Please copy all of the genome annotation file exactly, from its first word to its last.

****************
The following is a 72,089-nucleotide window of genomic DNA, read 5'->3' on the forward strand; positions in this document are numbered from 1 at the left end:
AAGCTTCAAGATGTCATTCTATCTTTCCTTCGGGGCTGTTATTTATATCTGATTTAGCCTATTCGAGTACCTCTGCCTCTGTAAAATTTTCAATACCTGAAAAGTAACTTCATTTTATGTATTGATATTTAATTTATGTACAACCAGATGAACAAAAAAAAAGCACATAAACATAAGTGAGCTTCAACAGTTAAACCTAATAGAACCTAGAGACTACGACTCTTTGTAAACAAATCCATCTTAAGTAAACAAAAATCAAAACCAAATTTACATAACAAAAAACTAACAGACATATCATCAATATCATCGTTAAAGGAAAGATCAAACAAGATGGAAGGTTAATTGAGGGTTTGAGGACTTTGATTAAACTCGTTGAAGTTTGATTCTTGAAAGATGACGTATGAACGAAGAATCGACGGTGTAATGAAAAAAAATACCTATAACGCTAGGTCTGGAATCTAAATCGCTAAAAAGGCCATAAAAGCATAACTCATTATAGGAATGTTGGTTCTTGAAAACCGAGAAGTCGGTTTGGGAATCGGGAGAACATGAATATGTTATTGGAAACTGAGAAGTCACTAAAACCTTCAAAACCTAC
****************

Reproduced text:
The following is a 72,089-nucleotide window of genomic DNA, read 5'->3' on the forward strand; positions in this document are numbered from 1 at the left end:
AAGCTTCAAGATGTCATTCTATCTTTCCTTCGGGGCTGTTATTTATATCTGATTTAGCCTATTCGAGTACCTCTGCCTCTGTAAAATTTTCAATACCTGAAAAGTAACTTCATTTTATGTATTGATATTTAATTTATGTACAACCAGATGAACAAAAAAAAAGCACATAAACATAAGTGAGCTTCAACAGTTAAACCTAATAGAACCTAGAGACTACGACTCTTTGTAAACAAATCCATCTTAAGTAAACAAAAATCAAAACCAAATTTACATAACAAAAAACTAACAGACATATCATCAATATCATCGTTAAAGGAAAGATCAAACAAGATGGAAGGTTAATTGAGGGTTTGAGGACTTTGATTAAACTCGTTGAAGTTTGATTCTTGAAAGATGACGTATGAACGAAGAATCGACGGTGTAATGAAAAAAAATACCTATAACGCTAGGTCTGGAATCTAAATCGCTAAAAAGGCCATAAAAGCATAACTCATTATAGGAATGTTGGTTCTTGAAAACCGAGAAGTCGGTTTGGGAATCGGGAGAACATGAATATGTTATTGGAAACTGAGAAGTCACTAAAACCTTCAAAACCTAC